Bangkok : rapid urbanization


In 2016, Bangkok had an estimated population of 8.28 million. In the same time, the city has grown rapidly. Bangkok’s population is expected to surpass 10 million and to become a megacity in 2030.




The capital city has grown rapidly during the last few years because of the lack of urban regulations and legislation.


In the 1960s, Bangkok began to expand. In the 1990s, sides of an urbanized city had already covered borders of surrounding cities and areas within a 40 km radius filled up quickly with shopping malls, leisure centres and housing estates. Before 2000s, the city grew up even faster, thanks to the economic boom of the late 1980s.




Benefits from the growth of big cities like Bangkok are already known : employment opportunities with higher wages and salaries, lower cost of living, more and better social services like schools and more cultural and leisure centres.


Those benefits are divided into three groups : economic, social, and cultural. As Bangkok is the capital of the country, it is the economic and financial centre of Thailand.


This city always had an economic and employment potential and the way Bangkok has grown is essential for the Thai economy.


Quality of life


The way Bangkok has grown is causing transportation problem. There is a large number of cars in the city and a paucity of roads which are overloaded during the rush hours. Thailand is also growing in terms of human population at the same time as automobile population. In 2016, 37,268,655 vehicles have been registered, this number including motorcycles, passenger cars, trucks, pick-up trucks and public transports.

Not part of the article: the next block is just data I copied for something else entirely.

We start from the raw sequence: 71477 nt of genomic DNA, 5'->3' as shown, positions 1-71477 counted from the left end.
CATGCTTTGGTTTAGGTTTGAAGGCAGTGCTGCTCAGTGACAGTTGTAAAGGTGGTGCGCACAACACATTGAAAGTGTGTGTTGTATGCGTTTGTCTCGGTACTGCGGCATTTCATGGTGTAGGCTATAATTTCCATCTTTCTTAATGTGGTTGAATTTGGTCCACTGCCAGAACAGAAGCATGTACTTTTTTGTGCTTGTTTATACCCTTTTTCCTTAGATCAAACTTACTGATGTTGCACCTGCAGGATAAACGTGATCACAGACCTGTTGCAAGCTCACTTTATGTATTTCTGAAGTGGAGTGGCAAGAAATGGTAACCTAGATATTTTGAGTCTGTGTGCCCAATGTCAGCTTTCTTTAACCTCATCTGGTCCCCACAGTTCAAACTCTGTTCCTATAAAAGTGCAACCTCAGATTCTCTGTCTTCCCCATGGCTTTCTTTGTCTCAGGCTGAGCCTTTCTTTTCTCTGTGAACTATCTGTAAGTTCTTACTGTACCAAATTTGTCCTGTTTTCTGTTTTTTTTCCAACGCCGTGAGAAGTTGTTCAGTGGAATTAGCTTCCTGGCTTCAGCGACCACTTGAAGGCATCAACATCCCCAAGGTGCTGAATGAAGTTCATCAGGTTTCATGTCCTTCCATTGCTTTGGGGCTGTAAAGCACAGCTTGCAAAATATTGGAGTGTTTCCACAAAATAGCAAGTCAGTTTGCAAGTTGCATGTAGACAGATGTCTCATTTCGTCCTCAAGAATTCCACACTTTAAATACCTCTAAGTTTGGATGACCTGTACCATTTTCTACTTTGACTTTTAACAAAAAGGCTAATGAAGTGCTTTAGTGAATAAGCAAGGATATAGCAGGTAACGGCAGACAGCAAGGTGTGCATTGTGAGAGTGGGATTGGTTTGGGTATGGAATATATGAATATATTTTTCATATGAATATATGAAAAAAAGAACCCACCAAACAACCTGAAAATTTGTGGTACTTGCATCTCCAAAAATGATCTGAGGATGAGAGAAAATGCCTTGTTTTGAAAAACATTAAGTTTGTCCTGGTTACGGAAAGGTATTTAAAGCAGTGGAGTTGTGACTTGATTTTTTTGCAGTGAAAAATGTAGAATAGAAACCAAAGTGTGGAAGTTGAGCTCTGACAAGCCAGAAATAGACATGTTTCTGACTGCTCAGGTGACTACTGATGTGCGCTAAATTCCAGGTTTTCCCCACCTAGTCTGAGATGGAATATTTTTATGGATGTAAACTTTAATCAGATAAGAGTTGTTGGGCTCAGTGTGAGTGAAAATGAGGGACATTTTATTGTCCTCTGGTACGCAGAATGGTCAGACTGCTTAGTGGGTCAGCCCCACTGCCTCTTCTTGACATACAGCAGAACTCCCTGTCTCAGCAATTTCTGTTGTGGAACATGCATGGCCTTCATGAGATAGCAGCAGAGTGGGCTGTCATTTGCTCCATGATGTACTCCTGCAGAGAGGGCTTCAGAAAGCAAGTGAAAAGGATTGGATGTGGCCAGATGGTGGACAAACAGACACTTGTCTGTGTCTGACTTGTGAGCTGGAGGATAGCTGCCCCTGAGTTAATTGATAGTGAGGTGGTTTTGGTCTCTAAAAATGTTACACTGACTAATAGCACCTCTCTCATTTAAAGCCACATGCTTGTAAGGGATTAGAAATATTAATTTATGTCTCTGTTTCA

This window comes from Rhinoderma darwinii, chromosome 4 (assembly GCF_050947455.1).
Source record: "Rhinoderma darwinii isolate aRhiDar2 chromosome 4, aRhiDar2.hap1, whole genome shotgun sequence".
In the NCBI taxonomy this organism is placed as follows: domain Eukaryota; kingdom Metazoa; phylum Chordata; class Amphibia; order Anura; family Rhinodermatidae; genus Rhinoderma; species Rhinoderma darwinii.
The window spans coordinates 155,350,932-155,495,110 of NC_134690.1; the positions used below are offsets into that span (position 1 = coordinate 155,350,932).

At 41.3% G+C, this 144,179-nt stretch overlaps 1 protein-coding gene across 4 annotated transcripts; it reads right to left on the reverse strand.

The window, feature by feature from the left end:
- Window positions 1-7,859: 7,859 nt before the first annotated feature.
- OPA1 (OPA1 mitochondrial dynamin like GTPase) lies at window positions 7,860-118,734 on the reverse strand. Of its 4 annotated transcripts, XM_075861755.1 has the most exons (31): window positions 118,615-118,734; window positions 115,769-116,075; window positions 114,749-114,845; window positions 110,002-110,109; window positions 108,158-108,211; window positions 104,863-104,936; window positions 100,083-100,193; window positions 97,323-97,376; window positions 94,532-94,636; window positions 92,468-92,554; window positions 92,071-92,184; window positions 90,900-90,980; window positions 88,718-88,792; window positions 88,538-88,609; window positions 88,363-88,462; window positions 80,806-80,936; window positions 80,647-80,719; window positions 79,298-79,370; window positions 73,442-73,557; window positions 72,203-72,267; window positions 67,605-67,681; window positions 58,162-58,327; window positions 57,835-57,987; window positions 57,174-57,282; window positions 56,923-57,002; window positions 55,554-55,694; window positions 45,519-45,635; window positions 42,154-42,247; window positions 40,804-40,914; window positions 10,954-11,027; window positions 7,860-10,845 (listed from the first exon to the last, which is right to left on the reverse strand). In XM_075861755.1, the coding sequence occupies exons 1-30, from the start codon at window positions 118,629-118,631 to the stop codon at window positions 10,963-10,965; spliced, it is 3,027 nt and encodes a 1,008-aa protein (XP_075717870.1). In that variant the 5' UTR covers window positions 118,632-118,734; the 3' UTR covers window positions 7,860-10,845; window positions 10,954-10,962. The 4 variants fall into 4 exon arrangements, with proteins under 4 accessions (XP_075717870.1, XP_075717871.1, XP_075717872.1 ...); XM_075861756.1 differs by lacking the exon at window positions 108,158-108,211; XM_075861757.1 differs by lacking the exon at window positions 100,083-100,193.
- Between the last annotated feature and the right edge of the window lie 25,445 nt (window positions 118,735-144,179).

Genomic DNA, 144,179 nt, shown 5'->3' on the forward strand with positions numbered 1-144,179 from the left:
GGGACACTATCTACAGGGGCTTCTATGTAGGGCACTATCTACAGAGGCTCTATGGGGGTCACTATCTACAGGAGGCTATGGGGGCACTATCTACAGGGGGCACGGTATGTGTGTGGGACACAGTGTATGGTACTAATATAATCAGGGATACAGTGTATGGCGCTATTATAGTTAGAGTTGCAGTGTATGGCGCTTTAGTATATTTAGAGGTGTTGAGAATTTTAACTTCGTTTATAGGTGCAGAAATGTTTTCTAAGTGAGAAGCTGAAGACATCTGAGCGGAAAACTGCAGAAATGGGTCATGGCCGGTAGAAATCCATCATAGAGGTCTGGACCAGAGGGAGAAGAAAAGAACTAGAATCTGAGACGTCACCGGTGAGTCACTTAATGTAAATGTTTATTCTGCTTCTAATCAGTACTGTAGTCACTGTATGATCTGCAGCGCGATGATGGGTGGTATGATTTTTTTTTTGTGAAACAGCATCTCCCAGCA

In 1999, BTS has been built. Two new lines are using capital’s biggest road with 26 km of skyway and 25 stations. In 2004, the underground railway was constructed despite the soil moisture to connect Hua Lamphong to Bang Sue.


The growing number of cars in Bangkok has an impact on air and water quality. The traffic congestion and concentration of factories are both reasons of automotive and industrial emissions. These emissions influence the air and water quality in the capital of Thailand.


Bangkok was built on a paddy field, so the land is more suitable for rice farming than residential purposes. Additionally, there is no effective control on land-use in Bangkok. Thailand and Bangkok development as a centre for economic activities cannot been stop and they will still be exploited for industrial, residential and commercial activities.
Today we can observe that Bangkok has grown fast but Thai people still do not think about consequences on the long term.


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